Kiva is a nonprofit organization crowdfunding loans to unlock capital for the underserved  and addressing the underlying barriers to financial access for people around the world. When some loan applications on their platform weren’t getting enough visibility and were going unfunded, Kiva partnered with the DataRobot AI for Good program to improve the way loans are promoted to lenders. They utilized data about each loan application such as  daily popularity to predict which loans were unlikely to be funded each day. Once applications with low visibility are identified, the learning model then promotes them on their platform, which helps Kiva more successfully achieve its mission of expanding financial access around the world in underserved communities.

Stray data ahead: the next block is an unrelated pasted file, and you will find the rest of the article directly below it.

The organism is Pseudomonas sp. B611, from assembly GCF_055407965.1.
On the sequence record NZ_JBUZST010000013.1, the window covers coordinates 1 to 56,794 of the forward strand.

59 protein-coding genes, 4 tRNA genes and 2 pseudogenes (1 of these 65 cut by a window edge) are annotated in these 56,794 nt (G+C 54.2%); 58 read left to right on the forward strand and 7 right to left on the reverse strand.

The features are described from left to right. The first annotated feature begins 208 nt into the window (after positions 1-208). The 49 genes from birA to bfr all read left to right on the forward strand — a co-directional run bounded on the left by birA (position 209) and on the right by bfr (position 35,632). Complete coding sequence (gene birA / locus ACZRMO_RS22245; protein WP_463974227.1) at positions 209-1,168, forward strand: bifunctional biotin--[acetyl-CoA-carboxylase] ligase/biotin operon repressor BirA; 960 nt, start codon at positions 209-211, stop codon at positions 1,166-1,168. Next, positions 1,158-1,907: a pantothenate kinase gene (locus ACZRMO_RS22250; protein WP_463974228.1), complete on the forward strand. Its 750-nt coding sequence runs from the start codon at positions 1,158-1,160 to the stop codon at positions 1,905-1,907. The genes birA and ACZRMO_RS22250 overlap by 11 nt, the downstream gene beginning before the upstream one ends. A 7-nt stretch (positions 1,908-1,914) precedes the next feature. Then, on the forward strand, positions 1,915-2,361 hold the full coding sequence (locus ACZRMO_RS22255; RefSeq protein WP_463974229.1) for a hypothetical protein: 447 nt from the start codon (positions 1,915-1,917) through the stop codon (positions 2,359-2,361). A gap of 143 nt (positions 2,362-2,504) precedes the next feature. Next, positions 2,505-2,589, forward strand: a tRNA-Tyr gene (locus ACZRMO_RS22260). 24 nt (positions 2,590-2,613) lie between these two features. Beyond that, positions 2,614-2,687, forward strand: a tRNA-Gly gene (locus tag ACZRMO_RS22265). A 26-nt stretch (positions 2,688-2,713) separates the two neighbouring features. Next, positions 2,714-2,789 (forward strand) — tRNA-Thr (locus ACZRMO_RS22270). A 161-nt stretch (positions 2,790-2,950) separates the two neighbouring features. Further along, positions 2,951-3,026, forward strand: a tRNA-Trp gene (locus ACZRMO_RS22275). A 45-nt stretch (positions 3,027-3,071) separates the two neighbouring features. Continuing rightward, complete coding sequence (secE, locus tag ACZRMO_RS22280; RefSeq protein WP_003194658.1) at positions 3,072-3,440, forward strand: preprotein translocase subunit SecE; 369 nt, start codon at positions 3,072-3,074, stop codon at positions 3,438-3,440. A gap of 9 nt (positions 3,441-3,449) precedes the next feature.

Goodwill

In 2020, Goodwil partnered with Entrupy’s AI-based program to guarantee the authenticity of luxury accessories sold through its auction site and verify designer good in its storefronts. Goodwill combined machine learning algorithms and computer-vision technology to verify items with a 99.1% accuracy rate to support the expansion of its online shopping destination. The automated verification approach means more patrons are willing to pay higher prices for second hand designer items which enables Goodwill to reinvest profits into job training and placement and, community based programs.


As one can see, for nonprofits looking to stay current and improve systems and data usage, it is imperative that leaders recognize and navigate the barriers to AI adoption, in the same way they do for any new change that affects the markets they operate in. Understanding the challenges and implementing targeted strategies to mitigate them is key to successful AI adoption and will help non-profits leveraging AI benefits to further their missions and increase impact.